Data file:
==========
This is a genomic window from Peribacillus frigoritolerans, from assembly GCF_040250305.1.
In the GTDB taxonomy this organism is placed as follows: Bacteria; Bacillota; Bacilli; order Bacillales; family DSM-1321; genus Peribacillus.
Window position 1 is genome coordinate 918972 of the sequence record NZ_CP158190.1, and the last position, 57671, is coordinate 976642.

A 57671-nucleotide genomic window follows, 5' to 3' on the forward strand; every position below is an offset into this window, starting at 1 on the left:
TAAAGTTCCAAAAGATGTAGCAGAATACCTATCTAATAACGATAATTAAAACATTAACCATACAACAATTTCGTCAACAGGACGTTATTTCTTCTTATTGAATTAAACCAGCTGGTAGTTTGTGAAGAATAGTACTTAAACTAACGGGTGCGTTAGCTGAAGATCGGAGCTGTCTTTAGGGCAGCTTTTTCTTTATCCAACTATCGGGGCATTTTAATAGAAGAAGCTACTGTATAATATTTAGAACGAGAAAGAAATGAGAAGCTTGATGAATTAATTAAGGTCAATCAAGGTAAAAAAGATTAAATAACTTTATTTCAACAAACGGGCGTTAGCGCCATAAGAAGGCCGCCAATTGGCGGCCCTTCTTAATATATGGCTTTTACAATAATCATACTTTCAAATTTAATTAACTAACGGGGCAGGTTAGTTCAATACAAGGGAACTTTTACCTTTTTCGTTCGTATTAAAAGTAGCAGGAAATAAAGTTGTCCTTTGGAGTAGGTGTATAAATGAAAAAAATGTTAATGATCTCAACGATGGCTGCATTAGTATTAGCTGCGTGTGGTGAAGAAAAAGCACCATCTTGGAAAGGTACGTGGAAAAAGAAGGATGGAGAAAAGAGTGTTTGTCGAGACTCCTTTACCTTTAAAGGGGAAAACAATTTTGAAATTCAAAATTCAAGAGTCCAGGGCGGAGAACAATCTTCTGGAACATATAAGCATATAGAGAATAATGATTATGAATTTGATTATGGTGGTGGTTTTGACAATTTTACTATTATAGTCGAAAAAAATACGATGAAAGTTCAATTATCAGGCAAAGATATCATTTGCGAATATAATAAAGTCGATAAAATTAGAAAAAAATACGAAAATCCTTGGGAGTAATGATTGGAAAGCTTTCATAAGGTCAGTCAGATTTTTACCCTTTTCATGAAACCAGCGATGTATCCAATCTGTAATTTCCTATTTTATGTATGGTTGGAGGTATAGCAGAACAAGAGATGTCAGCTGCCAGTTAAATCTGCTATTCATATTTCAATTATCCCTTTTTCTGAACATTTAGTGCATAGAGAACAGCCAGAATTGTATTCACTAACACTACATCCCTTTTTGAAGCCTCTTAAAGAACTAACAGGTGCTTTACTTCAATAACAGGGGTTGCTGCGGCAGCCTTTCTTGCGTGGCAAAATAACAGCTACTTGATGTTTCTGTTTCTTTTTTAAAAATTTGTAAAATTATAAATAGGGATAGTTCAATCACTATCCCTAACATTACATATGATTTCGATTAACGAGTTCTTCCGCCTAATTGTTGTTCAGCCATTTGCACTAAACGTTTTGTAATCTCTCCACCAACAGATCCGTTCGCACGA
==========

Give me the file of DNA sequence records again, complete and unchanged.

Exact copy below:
This is a genomic window from Peribacillus frigoritolerans, from assembly GCF_040250305.1.
In the GTDB taxonomy this organism is placed as follows: Bacteria; Bacillota; Bacilli; order Bacillales; family DSM-1321; genus Peribacillus.
Window position 1 is genome coordinate 918972 of the sequence record NZ_CP158190.1, and the last position, 57671, is coordinate 976642.

A 57671-nucleotide genomic window follows, 5' to 3' on the forward strand; every position below is an offset into this window, starting at 1 on the left:
TAAAGTTCCAAAAGATGTAGCAGAATACCTATCTAATAACGATAATTAAAACATTAACCATACAACAATTTCGTCAACAGGACGTTATTTCTTCTTATTGAATTAAACCAGCTGGTAGTTTGTGAAGAATAGTACTTAAACTAACGGGTGCGTTAGCTGAAGATCGGAGCTGTCTTTAGGGCAGCTTTTTCTTTATCCAACTATCGGGGCATTTTAATAGAAGAAGCTACTGTATAATATTTAGAACGAGAAAGAAATGAGAAGCTTGATGAATTAATTAAGGTCAATCAAGGTAAAAAAGATTAAATAACTTTATTTCAACAAACGGGCGTTAGCGCCATAAGAAGGCCGCCAATTGGCGGCCCTTCTTAATATATGGCTTTTACAATAATCATACTTTCAAATTTAATTAACTAACGGGGCAGGTTAGTTCAATACAAGGGAACTTTTACCTTTTTCGTTCGTATTAAAAGTAGCAGGAAATAAAGTTGTCCTTTGGAGTAGGTGTATAAATGAAAAAAATGTTAATGATCTCAACGATGGCTGCATTAGTATTAGCTGCGTGTGGTGAAGAAAAAGCACCATCTTGGAAAGGTACGTGGAAAAAGAAGGATGGAGAAAAGAGTGTTTGTCGAGACTCCTTTACCTTTAAAGGGGAAAACAATTTTGAAATTCAAAATTCAAGAGTCCAGGGCGGAGAACAATCTTCTGGAACATATAAGCATATAGAGAATAATGATTATGAATTTGATTATGGTGGTGGTTTTGACAATTTTACTATTATAGTCGAAAAAAATACGATGAAAGTTCAATTATCAGGCAAAGATATCATTTGCGAATATAATAAAGTCGATAAAATTAGAAAAAAATACGAAAATCCTTGGGAGTAATGATTGGAAAGCTTTCATAAGGTCAGTCAGATTTTTACCCTTTTCATGAAACCAGCGATGTATCCAATCTGTAATTTCCTATTTTATGTATGGTTGGAGGTATAGCAGAACAAGAGATGTCAGCTGCCAGTTAAATCTGCTATTCATATTTCAATTATCCCTTTTTCTGAACATTTAGTGCATAGAGAACAGCCAGAATTGTATTCACTAACACTACATCCCTTTTTGAAGCCTCTTAAAGAACTAACAGGTGCTTTACTTCAATAACAGGGGTTGCTGCGGCAGCCTTTCTTGCGTGGCAAAATAACAGCTACTTGATGTTTCTGTTTCTTTTTTAAAAATTTGTAAAATTATAAATAGGGATAGTTCAATCACTATCCCTAACATTACATATGATTTCGATTAACGAGTTCTTCCGCCTAATTGTTGTTCAGCCATTTGCACTAAACGTTTTGTAATCTCTCCACCAACAGATCCGTTCGCACGA